Online Safety Bill, Back on the Table
Manny Roberts, Regulatory Affairs Manager at The IPM.
05 December 2022
The online safety bill will return to parliament on December 5th after the latest postponement in July of this year. The bill is the first of its kind in the world and the IPM will be watching its progress with great interest.
The coroner in the recent inquest into the suicide of 14-year-old Molly Russell concluded that the “negative effects of online content” contributed to her death, after she viewed over 2,000 pieces of content related to suicide, self-harm and depression in the six months before her death in 2017, the first verdict of this kind.
The ruling seems to have finally stoked a fire in parliament. It’s particularly disappointing that it took a young teenager taking their own life for there to be fresh impetus for a bill that could play a role in saving lives. Despite this, after the delays this year due to the number of changes that have taken in parliament, it’s very pleasing to see it back as a government priority.
With culture secretary Michelle Donelan indicating the bill will become law by the end of the current parliamentary session in spring 2023, there appears to be gathering momentum as has been indicated by the number of recent additions and amendments to the bill. These have included the inclusion of fines of 10% of global turnover for breaching pledges of the act and non-consensual “deepfake” pornography and “downblousing” being made illegal before it returns to parliament next week, both additions that aim to strengthen the act.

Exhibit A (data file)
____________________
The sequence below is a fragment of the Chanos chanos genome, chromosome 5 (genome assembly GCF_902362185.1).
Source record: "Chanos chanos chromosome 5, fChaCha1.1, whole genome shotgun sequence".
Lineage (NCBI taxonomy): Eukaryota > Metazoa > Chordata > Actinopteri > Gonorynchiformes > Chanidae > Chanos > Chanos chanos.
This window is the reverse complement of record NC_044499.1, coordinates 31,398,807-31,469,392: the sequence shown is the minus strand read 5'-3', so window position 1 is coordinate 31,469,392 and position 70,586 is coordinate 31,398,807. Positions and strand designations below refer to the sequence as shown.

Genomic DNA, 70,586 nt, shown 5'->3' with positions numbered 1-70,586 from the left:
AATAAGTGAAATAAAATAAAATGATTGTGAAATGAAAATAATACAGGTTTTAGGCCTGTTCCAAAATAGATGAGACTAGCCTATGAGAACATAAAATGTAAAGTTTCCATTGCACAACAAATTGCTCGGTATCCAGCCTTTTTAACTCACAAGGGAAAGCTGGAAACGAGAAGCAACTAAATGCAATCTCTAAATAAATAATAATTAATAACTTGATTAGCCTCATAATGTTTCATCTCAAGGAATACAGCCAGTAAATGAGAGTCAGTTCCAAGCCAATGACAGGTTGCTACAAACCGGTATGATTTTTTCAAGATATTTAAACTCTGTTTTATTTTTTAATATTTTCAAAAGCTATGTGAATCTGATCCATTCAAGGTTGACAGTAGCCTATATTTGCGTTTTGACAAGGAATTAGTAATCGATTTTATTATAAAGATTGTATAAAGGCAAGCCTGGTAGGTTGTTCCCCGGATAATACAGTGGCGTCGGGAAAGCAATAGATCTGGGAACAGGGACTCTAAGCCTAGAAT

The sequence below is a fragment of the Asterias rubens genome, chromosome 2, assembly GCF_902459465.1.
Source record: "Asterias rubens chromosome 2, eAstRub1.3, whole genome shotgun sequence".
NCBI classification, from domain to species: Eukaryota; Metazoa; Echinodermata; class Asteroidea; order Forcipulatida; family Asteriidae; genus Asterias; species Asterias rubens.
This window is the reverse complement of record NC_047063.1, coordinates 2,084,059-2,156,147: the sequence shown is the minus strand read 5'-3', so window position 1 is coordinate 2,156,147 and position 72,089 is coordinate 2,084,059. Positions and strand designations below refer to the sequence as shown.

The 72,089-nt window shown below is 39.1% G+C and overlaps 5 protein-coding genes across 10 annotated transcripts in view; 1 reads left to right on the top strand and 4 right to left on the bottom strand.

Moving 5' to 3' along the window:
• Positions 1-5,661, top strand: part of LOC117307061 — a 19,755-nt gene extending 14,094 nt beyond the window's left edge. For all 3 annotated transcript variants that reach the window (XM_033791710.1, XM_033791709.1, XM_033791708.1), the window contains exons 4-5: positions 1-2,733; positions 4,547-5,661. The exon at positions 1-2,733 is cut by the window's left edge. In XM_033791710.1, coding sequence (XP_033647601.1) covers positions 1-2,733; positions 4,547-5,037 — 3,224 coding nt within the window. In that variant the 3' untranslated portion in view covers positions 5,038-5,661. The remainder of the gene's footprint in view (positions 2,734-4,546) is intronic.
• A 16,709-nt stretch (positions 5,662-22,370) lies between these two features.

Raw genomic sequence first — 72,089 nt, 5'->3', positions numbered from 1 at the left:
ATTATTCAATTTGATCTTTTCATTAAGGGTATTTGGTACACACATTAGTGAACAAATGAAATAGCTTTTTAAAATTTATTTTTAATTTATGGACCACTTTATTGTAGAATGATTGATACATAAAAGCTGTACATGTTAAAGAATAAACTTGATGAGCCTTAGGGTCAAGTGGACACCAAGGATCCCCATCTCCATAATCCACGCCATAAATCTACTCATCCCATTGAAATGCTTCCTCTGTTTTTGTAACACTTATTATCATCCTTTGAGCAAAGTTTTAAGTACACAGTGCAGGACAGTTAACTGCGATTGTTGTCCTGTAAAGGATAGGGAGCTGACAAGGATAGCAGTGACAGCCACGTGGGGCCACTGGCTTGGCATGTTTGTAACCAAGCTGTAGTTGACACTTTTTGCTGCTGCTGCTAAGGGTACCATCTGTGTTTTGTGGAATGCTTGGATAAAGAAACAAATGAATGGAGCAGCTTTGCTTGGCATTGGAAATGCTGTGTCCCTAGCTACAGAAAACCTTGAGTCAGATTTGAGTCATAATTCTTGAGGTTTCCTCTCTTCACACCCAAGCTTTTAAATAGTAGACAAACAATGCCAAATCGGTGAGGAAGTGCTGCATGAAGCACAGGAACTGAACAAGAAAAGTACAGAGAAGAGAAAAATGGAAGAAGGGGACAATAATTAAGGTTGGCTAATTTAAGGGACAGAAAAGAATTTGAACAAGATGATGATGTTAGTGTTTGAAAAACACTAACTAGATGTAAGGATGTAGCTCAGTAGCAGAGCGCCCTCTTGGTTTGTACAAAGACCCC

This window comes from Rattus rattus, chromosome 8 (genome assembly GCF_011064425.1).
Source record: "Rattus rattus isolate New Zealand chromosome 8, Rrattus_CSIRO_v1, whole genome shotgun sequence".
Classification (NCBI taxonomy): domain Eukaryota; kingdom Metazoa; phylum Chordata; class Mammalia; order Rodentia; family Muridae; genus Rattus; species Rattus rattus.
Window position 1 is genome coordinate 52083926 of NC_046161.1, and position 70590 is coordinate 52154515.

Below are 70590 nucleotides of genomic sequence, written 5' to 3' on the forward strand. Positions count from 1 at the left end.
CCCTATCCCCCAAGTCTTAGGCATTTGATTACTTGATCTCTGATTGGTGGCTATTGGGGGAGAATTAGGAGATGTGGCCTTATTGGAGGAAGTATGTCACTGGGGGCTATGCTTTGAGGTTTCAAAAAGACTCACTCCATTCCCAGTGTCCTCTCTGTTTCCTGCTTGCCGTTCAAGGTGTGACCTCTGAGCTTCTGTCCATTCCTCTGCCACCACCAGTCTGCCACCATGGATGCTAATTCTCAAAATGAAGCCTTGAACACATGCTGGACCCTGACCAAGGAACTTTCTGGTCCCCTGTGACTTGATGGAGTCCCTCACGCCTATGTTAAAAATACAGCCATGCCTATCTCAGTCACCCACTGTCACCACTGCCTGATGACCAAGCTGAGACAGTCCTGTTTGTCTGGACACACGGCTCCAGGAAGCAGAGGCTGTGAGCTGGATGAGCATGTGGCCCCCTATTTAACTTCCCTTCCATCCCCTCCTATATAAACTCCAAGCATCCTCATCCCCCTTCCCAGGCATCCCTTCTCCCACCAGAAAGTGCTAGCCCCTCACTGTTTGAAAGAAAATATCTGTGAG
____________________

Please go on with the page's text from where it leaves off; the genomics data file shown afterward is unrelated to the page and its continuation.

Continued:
More controversial, and part of the reason for the lack of progress until this month, was opposition to the inclusion in the original bill of references to addressing content that is “legal but harmful”. Concerned Conservative backbenchers and free speech advocates accused the bill of attempting to legislate for hurt feelings resulting in all references to “legal and harmful” being removed which effectively removes protections for adults and may also reduce its effectiveness in protecting young people.
The Molly Rose Foundation, a charity set up by Molly Russell’s family in the wake of her death, have publicly commented on the fact it was content that was deemed legal but harmful that played a significant role in her suicide. In addition, as was noted by boss of the Samaritans Julie Bentley, the troubling impact of harmful content does not stop when someone turns 18.
Though social media platforms will be required to introduce systems to allow users to filter harmful content they don’t wish to see and for those same tech giants to apply their own terms and condition more strictly, it remains to be seen whether this will be an opportunity missed to protect vulnerable people, regardless of age.
Despite the politicking and legitimate accusations of the bill being watered down, it’s welcome news that it will be discussed in parliament and efforts are being made to protect the mental welfare of young people. On the day when an NHS Digital report has announced that one in four 17- to 19-year-olds in England had a probable mental disorder in 2022, it’s a matter of urgency for steps to be taken to improve the mental health of the UK’s population and if the bill works to prevent the deaths of young people and families being left devastated, it should be regarded as a success.